Acropolis, Athens, Greece, 2017.10.10
Acropolis, Athens, Greece, 2017.10.10.
Nikon D7200, 12-24mm f/4G lens @12mm f/8, aperture priority.

"In the mid-fifth century BC, when the Acropolis became the seat of the Athenian League and Athens was the greatest cultural centre of its time, Perikles initiated an ambitious building project which lasted the entire second half of the fifth century BC. Athenians and foreigners alike worked on this project, receiving a salary of one drachma a day. The most important buildings visible on the Acropolis today - that is, the Parthenon, the Propylaia, the Erechtheion and the temple of Athena Nike, were erected during this period under the supervision of the greatest architects, sculptors and artists of their time. The temples on the north side of the Acropolis housed primarily the earlier Athenian cults and those of the Olympian gods, while the southern part of the Acropolis was dedicated to the cult of Athena in her many qualities: as Polias (patron of the city), Parthenos, Pallas, Promachos (goddess of war), Ergane (goddess of manual labour) and Nike (Victory). After the end of the Peloponnesian war in 404 BC and until the first century BC no other important buildings were erected on the Acropolis. In 27 BC a small temple dedicated to Augustus and Rome was built east of the Parthenon. In Roman times, although other Greek sanctuaries were pillaged and damaged, the Acropolis retained its prestige and continued to attract the opulent votive offerings of the faithful. After the invasion of the Herulians in the third century AD, a new fortification wall was built, with two gates on the west side. One of these, the so-called Beul? Gate, named after the nineteenth century French archaeologist who investigated it, is preserved to this day."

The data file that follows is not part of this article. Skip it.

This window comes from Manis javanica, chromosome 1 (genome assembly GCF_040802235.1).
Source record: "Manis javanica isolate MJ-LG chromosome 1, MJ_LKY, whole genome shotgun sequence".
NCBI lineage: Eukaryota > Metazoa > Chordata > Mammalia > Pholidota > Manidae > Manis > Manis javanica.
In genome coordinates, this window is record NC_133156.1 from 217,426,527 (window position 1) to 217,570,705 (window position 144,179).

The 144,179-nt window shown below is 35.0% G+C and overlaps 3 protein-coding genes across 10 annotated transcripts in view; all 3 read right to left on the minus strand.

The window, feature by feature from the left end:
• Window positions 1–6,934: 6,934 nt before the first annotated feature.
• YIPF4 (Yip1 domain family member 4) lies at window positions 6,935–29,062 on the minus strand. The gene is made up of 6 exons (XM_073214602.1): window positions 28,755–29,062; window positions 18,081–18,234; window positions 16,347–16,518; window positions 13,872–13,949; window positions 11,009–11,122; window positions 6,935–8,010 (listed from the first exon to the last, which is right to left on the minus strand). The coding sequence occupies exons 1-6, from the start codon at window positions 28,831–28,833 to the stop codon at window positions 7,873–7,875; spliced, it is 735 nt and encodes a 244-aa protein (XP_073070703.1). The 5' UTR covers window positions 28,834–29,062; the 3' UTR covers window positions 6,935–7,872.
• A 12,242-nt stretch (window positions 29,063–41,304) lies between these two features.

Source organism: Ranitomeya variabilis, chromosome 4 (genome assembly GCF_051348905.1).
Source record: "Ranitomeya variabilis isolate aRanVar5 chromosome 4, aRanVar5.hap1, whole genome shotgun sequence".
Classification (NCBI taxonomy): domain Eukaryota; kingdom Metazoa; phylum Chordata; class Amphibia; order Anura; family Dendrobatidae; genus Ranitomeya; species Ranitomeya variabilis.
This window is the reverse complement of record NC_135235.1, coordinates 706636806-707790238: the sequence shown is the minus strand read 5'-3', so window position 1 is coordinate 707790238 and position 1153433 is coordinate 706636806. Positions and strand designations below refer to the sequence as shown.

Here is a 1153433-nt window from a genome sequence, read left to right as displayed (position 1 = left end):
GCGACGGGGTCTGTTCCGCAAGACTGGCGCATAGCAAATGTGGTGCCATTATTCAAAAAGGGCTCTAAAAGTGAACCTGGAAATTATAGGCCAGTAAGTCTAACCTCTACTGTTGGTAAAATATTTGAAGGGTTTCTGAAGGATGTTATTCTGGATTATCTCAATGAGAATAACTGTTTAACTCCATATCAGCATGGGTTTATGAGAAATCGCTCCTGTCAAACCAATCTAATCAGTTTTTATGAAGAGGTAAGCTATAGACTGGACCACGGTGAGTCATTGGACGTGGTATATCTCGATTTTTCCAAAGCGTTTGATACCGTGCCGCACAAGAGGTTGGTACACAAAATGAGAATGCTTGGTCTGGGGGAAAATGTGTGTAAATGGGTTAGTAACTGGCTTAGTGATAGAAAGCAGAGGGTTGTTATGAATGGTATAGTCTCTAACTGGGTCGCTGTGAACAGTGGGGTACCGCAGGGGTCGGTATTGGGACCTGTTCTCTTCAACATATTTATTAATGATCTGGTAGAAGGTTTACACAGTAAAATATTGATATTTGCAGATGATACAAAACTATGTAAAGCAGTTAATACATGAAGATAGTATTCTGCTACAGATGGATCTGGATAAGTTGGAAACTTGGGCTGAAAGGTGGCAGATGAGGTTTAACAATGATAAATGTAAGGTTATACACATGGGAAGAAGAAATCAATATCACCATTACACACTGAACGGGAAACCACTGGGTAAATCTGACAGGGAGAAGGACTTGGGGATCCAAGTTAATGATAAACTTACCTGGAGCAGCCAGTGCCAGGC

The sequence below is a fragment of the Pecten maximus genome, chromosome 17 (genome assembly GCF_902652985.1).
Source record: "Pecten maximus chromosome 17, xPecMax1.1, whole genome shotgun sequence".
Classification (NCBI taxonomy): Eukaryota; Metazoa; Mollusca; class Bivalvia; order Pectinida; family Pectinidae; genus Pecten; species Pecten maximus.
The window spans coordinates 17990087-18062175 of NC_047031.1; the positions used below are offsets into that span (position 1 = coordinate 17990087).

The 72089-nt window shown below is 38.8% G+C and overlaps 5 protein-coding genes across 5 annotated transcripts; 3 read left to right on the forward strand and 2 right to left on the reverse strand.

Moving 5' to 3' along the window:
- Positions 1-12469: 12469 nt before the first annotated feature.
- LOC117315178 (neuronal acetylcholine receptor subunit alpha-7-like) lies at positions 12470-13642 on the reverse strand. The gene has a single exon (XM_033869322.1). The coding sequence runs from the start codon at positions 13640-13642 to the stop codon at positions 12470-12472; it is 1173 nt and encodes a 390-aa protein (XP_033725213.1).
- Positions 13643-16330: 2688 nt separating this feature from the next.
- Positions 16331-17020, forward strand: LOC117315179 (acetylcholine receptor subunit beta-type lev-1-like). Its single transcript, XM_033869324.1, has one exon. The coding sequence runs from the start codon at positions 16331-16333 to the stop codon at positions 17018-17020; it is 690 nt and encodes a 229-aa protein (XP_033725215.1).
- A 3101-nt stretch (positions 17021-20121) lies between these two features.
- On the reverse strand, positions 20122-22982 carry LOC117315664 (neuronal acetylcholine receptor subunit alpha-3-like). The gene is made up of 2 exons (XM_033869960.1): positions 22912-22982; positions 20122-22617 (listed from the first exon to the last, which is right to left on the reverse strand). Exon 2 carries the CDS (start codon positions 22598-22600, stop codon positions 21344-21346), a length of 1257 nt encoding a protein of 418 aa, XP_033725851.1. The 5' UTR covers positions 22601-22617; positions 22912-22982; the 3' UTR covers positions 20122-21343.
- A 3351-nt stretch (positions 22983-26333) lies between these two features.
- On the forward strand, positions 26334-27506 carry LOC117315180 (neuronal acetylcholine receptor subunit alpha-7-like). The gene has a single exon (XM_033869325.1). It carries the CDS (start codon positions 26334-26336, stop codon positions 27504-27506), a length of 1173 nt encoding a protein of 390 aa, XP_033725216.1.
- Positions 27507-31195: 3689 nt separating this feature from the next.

— Ioanna Venieri, Ministry of Culture and Sports